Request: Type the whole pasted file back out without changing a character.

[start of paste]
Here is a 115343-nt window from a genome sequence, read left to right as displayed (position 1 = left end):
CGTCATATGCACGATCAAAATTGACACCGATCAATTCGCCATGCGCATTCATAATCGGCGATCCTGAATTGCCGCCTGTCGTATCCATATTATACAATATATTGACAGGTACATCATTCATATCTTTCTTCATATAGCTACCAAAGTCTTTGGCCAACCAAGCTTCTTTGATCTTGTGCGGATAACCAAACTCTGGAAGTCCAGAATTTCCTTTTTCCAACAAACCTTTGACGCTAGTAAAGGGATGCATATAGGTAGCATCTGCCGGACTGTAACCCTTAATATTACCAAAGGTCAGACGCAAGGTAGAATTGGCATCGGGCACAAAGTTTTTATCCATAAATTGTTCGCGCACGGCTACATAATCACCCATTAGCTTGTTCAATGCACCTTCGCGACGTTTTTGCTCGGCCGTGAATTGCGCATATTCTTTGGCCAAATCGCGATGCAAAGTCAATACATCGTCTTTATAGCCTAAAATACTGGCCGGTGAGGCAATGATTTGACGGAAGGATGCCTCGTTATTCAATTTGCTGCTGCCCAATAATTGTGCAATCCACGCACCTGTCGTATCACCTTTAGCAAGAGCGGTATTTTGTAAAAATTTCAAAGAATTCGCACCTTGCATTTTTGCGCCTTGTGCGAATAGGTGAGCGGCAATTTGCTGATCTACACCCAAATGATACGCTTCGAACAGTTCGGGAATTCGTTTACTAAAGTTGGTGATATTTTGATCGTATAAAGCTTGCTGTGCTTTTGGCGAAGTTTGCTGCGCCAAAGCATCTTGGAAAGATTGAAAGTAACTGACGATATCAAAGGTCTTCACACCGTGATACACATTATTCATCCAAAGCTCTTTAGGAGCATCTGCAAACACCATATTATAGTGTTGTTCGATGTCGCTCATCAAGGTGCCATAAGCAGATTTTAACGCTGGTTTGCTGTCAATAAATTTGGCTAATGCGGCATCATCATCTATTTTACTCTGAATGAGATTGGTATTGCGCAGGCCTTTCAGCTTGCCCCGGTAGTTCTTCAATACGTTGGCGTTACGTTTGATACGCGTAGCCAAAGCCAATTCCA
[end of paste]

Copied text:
Here is a 115343-nt window from a genome sequence, read left to right as displayed (position 1 = left end):
CGTCATATGCACGATCAAAATTGACACCGATCAATTCGCCATGCGCATTCATAATCGGCGATCCTGAATTGCCGCCTGTCGTATCCATATTATACAATATATTGACAGGTACATCATTCATATCTTTCTTCATATAGCTACCAAAGTCTTTGGCCAACCAAGCTTCTTTGATCTTGTGCGGATAACCAAACTCTGGAAGTCCAGAATTTCCTTTTTCCAACAAACCTTTGACGCTAGTAAAGGGATGCATATAGGTAGCATCTGCCGGACTGTAACCCTTAATATTACCAAAGGTCAGACGCAAGGTAGAATTGGCATCGGGCACAAAGTTTTTATCCATAAATTGTTCGCGCACGGCTACATAATCACCCATTAGCTTGTTCAATGCACCTTCGCGACGTTTTTGCTCGGCCGTGAATTGCGCATATTCTTTGGCCAAATCGCGATGCAAAGTCAATACATCGTCTTTATAGCCTAAAATACTGGCCGGTGAGGCAATGATTTGACGGAAGGATGCCTCGTTATTCAATTTGCTGCTGCCCAATAATTGTGCAATCCACGCACCTGTCGTATCACCTTTAGCAAGAGCGGTATTTTGTAAAAATTTCAAAGAATTCGCACCTTGCATTTTTGCGCCTTGTGCGAATAGGTGAGCGGCAATTTGCTGATCTACACCCAAATGATACGCTTCGAACAGTTCGGGAATTCGTTTACTAAAGTTGGTGATATTTTGATCGTATAAAGCTTGCTGTGCTTTTGGCGAAGTTTGCTGCGCCAAAGCATCTTGGAAAGATTGAAAGTAACTGACGATATCAAAGGTCTTCACACCGTGATACACATTATTCATCCAAAGCTCTTTAGGAGCATCTGCAAACACCATATTATAGTGTTGTTCGATGTCGCTCATCAAGGTGCCATAAGCAGATTTTAACGCTGGTTTGCTGTCAATAAATTTGGCTAATGCGGCATCATCATCTATTTTACTCTGAATGAGATTGGTATTGCGCAGGCCTTTCAGCTTGCCCCGGTAGTTCTTCAATACGTTGGCGTTACGTTTGATACGCGTAGCCAAAGCCAATTCCA